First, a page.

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Curtain falls on traditional theatre fest

Culture Correspondent

A scene from Sangpala staged at Bangladesh Shilpakala Academy. — Snigdha ZamanA scene from Sangpala staged at Bangladesh Shilpakala Academy. — Snigdha Zaman

The traditional theatre festival organised by Theatre and Film Department of Bangladesh Shilpakala Academy wrapped up on Wednesday with the presentation of a sangpala by Kali Pundit Sangpala troupe from Tangail at the Experimental Theatre Hall of the academy.
Ten male artistes belonging to the Mandai community, along with orchestra team presented various social irregularities, moral degradations with lively and satirical narrations, comical movements and gestures, circus and mime.
Seven separate stories had been narrated by the artistes in painted faces and in typical joker like attire and traditional costumes. In one of the stories features a vagabond rural boy, who never likes to do any job rather annoys villagers, faces arbitration for keeping an extra-marital relations with his maternal aunty.
Another story features a truant schoolboy’s comical training process to become a skillful thief. The comedy satirises the social turmoil by portraying the jobless father’s interest to learn stealing from his son.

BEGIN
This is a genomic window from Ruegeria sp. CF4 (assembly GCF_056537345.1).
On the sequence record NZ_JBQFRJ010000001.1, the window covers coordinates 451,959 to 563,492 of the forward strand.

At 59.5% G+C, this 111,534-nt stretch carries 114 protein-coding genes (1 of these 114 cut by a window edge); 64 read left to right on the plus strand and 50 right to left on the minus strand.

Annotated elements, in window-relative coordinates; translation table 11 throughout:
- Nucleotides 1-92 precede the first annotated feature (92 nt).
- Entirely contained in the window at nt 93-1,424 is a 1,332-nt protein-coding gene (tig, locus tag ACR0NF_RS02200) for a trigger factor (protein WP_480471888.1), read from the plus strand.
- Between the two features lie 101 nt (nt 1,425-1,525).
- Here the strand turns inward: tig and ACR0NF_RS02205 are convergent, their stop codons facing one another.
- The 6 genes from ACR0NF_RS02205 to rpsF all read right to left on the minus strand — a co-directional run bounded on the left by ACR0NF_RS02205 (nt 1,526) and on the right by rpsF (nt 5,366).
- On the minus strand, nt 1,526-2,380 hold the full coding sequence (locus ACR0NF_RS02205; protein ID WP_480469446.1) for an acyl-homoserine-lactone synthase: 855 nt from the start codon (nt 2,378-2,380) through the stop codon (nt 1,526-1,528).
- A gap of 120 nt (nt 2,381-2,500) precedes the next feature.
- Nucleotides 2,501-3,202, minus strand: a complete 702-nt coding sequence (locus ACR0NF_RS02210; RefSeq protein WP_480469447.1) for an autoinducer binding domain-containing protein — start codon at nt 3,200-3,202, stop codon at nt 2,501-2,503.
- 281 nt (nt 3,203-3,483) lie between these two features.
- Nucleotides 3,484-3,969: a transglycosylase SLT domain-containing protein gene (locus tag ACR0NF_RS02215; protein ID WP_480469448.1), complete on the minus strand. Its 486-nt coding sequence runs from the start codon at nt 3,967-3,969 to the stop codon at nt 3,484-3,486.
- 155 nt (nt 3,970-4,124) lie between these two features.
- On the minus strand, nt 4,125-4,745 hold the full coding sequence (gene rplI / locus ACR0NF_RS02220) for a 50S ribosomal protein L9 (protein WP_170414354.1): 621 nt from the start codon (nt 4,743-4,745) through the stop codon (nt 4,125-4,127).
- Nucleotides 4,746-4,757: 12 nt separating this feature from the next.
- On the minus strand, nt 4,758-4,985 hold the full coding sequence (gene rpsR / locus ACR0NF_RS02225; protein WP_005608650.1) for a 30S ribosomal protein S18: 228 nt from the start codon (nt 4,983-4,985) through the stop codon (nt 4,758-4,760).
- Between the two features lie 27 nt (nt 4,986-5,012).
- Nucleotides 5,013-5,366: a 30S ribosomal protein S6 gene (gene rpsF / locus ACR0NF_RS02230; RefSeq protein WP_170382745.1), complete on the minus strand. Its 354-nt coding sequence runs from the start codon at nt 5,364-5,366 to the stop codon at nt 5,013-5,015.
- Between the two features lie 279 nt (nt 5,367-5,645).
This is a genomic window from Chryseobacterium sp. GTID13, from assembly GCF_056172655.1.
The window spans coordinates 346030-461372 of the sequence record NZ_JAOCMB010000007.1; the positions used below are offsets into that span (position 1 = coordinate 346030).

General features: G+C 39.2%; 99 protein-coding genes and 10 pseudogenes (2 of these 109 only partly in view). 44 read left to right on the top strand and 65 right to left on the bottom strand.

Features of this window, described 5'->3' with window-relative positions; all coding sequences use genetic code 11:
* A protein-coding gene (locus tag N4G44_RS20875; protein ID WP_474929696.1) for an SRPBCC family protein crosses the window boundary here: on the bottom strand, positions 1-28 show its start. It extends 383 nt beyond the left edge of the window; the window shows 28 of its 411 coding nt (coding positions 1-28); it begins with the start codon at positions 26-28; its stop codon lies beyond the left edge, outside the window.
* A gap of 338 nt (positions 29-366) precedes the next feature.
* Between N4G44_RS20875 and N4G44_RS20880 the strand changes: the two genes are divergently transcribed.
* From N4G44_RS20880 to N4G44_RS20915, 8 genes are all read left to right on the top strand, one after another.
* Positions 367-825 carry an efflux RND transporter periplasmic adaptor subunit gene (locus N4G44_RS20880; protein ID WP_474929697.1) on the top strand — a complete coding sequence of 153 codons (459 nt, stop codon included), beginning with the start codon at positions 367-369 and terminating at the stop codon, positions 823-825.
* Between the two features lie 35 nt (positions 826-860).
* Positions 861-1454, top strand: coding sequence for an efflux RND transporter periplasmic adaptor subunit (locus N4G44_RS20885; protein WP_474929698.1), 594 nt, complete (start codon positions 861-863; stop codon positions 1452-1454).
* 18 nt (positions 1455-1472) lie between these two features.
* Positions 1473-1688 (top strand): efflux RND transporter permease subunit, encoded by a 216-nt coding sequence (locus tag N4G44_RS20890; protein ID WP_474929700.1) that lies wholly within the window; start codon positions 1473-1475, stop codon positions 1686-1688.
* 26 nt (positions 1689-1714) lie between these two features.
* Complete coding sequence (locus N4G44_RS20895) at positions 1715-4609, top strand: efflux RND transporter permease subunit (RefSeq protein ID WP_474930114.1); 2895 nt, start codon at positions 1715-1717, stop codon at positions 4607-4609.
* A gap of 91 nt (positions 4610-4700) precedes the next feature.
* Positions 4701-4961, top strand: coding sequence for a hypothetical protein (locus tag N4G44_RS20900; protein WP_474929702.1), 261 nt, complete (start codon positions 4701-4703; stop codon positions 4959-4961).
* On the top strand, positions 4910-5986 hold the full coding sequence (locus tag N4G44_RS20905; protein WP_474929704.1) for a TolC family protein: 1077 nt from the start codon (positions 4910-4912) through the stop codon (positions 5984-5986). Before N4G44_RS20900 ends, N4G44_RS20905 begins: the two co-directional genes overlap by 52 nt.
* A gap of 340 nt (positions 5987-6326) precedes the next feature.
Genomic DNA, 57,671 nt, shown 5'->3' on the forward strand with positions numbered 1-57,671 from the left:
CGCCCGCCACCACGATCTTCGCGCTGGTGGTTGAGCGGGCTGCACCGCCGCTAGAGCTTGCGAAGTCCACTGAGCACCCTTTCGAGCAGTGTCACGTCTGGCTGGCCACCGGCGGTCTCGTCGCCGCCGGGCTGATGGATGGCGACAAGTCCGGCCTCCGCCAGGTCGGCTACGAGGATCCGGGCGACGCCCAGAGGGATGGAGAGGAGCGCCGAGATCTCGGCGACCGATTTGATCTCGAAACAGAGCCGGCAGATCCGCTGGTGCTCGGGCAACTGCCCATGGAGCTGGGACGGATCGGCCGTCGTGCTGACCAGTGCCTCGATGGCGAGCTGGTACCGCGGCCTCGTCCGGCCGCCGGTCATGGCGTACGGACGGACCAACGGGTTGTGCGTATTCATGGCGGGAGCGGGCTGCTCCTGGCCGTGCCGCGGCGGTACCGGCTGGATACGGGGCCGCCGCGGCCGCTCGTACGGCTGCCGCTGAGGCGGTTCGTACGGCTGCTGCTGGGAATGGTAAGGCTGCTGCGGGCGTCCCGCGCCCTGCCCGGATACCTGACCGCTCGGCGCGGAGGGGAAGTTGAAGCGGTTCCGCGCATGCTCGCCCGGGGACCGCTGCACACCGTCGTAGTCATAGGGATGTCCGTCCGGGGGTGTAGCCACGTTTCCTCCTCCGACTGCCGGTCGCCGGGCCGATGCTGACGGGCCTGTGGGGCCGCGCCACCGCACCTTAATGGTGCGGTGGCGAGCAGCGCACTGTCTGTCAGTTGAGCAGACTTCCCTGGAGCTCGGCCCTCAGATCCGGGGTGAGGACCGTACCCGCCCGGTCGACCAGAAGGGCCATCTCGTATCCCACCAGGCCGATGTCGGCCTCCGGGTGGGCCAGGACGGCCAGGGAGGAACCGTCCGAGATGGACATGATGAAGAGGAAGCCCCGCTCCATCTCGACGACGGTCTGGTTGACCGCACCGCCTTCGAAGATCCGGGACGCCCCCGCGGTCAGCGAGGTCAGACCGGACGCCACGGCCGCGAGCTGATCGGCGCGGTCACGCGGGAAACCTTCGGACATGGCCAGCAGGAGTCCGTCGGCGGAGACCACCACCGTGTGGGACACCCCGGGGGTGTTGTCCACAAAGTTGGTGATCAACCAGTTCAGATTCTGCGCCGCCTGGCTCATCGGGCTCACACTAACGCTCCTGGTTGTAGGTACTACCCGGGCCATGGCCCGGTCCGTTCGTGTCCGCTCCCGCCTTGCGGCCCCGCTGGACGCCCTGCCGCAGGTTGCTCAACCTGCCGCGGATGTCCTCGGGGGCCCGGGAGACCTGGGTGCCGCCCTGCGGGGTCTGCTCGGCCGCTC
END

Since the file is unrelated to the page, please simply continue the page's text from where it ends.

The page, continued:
Saidur Rahman Lipon, a teacher of theatre department of Dhaka University as an audience, told New Age, ‘The presentation was exciting. Especial thanks goes to the organisers for inviting a troupe from vulnerable Mandia community to stage sangpala. The performance of the boy character was praiseworthy.’
Another audience Ayon Kumar Khokon, a government service holder, said, ‘I enjoyed the show.’ Gobardhan Burman wrote the pala around 20 years back. This is for the first time pala has been staged in Dhaka, though the troupe stages it regularly in the rural areas in Tangail.
Another scheduled troupe of the concluding day event, Lalonbhumi Theatre from Jhinaidah, did not participate with its traditional ashtok gaan performance. In fact, the organizers had to re-organise the schedule of the festival due to the unavoidable political crisis. Six troupes from across the country presented different genres of traditional art forms at the festival, which Bangladesh Shilpakala Academy organises biannually to promote traditional theatre artistes.




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